So true

Frank Rich's latest offers this observation:

IF you wanted to pick the moment when the American news business went on suicide watch, it was almost exactly three years ago. That's when Stephen Colbert, appearing at the annual White House Correspondents' Association dinner, delivered a monologue accusing his hosts of being stenographers who had, in essence, let the Bush White House get away with murder (or at least the war in Iraq). To prove the point, the partying journalists in the Washington Hilton ballroom could be seen (courtesy of C-Span) fawning over government potentates — in some cases the very "sources" who had fed all those fictional sightings of Saddam Hussein's W.M.D.

Colbert's routine did not kill. The Washington Post reported that it "fell flat." The Times initially did not even mention it. But to the Beltway's bafflement, Colbert's riff went viral overnight, ultimately to have a marathon run as the most popular video on iTunes. The cultural disconnect between the journalism establishment and the public it aspires to serve could not have been more vividly dramatized.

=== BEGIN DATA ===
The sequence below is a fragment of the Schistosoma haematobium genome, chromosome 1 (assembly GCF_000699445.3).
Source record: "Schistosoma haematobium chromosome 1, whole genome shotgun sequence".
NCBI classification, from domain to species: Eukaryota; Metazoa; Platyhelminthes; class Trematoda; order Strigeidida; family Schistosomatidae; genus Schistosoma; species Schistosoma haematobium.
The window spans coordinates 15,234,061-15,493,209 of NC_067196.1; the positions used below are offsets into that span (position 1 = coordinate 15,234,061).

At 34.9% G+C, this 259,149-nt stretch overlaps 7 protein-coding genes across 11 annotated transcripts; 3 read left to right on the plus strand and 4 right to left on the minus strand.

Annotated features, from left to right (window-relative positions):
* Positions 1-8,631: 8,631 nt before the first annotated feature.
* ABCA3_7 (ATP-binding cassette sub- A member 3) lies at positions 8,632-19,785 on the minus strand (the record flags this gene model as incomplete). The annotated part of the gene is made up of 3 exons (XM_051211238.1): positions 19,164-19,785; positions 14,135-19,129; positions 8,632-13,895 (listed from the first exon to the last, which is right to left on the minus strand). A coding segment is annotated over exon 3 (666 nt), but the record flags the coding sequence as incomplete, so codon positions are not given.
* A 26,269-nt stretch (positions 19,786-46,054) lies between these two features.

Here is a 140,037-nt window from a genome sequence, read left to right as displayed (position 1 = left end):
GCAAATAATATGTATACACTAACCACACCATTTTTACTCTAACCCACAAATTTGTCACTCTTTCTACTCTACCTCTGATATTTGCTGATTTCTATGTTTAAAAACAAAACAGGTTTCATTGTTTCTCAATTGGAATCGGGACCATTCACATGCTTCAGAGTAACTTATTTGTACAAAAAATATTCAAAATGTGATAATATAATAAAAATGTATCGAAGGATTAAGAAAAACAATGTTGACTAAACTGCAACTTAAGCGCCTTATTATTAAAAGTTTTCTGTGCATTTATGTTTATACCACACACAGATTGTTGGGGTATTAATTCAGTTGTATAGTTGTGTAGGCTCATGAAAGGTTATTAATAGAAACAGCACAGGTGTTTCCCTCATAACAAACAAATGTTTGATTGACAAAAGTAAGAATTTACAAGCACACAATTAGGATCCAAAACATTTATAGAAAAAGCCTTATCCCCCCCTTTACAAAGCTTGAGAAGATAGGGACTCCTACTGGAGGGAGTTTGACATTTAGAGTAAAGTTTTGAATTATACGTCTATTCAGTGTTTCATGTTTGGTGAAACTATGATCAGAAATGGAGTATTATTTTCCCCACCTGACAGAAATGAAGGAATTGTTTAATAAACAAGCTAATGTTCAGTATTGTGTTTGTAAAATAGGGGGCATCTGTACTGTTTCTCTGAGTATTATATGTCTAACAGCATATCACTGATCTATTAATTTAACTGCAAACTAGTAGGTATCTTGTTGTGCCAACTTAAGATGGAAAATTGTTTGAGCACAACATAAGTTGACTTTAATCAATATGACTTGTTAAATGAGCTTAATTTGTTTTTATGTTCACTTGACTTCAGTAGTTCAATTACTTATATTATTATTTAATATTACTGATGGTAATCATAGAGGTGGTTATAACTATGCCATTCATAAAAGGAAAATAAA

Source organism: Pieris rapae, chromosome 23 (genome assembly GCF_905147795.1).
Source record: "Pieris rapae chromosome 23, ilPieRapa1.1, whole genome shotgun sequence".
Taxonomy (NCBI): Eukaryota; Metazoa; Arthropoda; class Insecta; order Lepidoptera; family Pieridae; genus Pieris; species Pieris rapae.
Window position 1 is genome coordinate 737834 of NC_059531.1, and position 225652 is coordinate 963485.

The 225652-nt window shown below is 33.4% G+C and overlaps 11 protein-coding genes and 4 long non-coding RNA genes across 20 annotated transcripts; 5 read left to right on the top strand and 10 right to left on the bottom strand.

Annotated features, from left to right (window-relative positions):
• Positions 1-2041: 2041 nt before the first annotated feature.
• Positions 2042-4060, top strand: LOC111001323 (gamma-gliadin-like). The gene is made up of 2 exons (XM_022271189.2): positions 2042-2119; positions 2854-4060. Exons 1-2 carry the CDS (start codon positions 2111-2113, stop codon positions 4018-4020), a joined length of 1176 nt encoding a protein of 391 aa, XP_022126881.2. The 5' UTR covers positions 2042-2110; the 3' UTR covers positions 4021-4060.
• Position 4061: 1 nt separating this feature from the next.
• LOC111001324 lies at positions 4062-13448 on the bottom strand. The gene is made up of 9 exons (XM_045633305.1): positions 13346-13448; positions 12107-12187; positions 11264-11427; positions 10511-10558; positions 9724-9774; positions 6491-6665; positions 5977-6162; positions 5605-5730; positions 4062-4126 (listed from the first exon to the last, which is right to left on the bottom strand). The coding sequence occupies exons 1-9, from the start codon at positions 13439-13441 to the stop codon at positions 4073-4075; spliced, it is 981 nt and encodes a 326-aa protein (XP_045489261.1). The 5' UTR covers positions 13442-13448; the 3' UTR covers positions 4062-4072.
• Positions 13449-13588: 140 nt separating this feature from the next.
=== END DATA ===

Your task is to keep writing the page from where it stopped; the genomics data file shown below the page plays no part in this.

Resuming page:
It is now rather obvious that the mainstream press in the United States no longer observes the world so that American citizens can make informed judgments about that world. The mainstream press instead issues from the institutions it is meant to observe if it conformed to its ideal. As such, the mainstream press, taken as a whole, is a mere publicity mechanism and thus a tool of elite governance; it surely is not the institutional expression of some of the capacities inherent in a democratic concept of a citizen. Its system logic is that of the market in a for-profit, elite-driven, private property economy.

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